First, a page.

The need to provide remediation for incoming college students is on the rise — and the particularly rapid recent growth of students who enter institutions of higher education lacking the necessary skill has made the problem more acute. With the national participation in remediation programs averaging between 20% and 30% at four-year colleges — and topping 50% at community colleges — making sure that students receive the help they need to keep up with school has become a priority.
Typical approaches of, in effect, keeping students back for as long as two years while they take non-credit-bearing courses that prepare them to tackle college-level work have been shown to produce middling results. Students who begin colleges requiring remediation frequently drop out before even completing the prep program, much less finishing a degree, at ever higher rates.
In an attempt at a turnaround, schools are trying radically new approaches. Some are tweaking the standards that decide which students need to be assigned to remedial classes, but the most promising approach seems to be to allow students to enroll in regular courses while providing them with additional help outside of class.
The changes come as impatient lawmakers in states such as Connecticut, Kansas, Ohio and Tennessee are restricting or eliminating remedial classes at public colleges, or even threatening to withhold money from schools that don't do a better job of preparing unprepared students for the rigors of college. In Washington, President Barack Obama has challenged two-year and four-year schools to improve workforce training and college completion rates.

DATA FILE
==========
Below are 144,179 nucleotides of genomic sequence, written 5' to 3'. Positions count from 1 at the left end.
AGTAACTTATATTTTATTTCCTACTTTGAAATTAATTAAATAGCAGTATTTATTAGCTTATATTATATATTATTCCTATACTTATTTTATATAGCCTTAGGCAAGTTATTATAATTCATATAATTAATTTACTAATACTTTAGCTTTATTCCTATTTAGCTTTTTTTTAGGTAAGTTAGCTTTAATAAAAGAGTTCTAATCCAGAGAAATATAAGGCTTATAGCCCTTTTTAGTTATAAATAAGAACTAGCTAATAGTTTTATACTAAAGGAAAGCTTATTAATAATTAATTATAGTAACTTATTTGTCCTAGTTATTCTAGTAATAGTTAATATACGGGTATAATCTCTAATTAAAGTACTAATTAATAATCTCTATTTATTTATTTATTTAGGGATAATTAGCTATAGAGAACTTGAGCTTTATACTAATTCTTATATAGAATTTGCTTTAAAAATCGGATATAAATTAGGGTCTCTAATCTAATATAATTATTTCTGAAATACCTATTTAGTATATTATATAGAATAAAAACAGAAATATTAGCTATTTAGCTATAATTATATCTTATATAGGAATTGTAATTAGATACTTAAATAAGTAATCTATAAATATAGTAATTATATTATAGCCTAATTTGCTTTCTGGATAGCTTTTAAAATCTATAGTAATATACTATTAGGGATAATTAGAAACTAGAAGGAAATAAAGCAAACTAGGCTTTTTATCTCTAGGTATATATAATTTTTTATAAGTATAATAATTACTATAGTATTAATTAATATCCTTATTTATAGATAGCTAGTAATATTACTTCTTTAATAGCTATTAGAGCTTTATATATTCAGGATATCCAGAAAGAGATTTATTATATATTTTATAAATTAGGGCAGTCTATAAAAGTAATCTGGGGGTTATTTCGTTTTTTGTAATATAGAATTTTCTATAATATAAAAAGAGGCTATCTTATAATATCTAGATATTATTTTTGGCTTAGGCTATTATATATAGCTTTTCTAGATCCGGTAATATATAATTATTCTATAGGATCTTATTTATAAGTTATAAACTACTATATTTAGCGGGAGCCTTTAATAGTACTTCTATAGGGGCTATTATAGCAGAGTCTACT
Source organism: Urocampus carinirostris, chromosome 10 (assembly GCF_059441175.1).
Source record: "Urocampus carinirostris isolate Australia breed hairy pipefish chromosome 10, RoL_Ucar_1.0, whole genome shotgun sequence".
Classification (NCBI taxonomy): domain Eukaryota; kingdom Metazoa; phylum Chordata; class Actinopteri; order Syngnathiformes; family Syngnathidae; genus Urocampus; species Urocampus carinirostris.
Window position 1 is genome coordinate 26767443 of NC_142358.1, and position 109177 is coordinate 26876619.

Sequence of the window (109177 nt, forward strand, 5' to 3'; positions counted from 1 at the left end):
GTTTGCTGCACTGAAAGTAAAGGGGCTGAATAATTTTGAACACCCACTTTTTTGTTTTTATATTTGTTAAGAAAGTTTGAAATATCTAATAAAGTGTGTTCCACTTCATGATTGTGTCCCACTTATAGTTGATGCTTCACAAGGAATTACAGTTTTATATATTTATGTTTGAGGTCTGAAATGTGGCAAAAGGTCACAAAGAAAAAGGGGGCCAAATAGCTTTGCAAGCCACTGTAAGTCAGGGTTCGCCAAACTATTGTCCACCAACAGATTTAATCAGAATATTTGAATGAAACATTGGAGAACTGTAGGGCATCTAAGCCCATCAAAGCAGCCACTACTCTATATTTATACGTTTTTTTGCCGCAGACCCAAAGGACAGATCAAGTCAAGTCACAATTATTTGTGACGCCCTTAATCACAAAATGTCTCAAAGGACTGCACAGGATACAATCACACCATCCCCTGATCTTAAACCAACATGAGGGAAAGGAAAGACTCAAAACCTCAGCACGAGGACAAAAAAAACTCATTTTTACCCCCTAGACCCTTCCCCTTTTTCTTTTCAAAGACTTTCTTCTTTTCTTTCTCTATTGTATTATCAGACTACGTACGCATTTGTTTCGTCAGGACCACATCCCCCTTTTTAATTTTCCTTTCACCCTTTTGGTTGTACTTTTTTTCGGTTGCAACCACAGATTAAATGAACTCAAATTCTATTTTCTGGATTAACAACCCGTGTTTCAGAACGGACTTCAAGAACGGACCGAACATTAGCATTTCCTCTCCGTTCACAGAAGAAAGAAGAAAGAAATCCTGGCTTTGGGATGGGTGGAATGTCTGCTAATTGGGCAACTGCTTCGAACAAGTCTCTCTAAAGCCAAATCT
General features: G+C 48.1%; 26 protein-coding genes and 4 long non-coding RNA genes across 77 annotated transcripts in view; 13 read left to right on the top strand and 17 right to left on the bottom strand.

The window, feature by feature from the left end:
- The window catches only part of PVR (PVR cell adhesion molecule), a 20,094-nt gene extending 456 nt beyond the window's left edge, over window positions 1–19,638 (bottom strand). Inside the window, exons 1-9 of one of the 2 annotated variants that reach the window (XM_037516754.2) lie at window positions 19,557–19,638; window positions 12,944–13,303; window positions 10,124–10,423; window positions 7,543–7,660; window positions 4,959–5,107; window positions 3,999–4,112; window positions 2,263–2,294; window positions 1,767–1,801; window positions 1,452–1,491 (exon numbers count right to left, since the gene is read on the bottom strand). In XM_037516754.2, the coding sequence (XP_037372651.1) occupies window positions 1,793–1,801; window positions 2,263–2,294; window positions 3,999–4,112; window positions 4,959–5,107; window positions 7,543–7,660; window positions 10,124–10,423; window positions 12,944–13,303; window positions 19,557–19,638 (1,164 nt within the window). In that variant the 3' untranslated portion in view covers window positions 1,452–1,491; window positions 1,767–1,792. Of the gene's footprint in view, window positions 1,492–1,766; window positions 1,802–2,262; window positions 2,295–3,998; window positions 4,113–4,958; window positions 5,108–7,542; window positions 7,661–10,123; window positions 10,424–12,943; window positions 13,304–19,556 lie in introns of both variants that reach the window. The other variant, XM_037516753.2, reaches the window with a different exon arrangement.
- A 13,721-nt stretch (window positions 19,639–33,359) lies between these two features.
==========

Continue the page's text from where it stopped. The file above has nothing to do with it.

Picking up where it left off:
"When you have 35 percent of students passing your course, that is not acceptable," said Missouri State math specialist Thora Broyles. "Something had to be done."
Yahoo.com has reportiedon the effort to remake remedial education at Missouri State University – West Plains, a community college where a full three-quarters of students enter without being at grade level in mathematics and literacy. The first step the school took was to make use of a five-year grant from the federal government to hire Mirra Anson as an administrator solely focused on the school's developmental education program. Calling it "dev ed" isn't just semantics; it communicates the approach the school will now take with incoming students who require assistance to get through introductory classes.
"With remedial education, the connotation is we are making up for things they didn't learn in high school," she said. "But with dev ed, we are developing the skills they need to have to be successful. There's a different connotation there. There's no need to remediate what they didn't have in high school, because that part of their life is over. So let's move forward now and talk about what you need."
The growing popularity of online learning has come to the Anson's aid. Instead of placing students in large lecture halls that typically host introductory college courses, they will instead make their home in computer labs where they will tackle the same coursework at their own pace. This kind of learning environment is ideal for those struggling with mathematics, but isn't as effective in tackling shortfalls in English language.
For that, remedial students enroll in courses that are similar to those taken by other freshmen, but where class sizes are reduced to allow more personalized attention from the instructor.
Separated into smaller groups — with the same professor — for a pass-fail developmental English class that builds on the work covered in the more advanced writing class. The "accelerated learning program" is modeled on a similar effort at the Community College of Baltimore County in Maryland.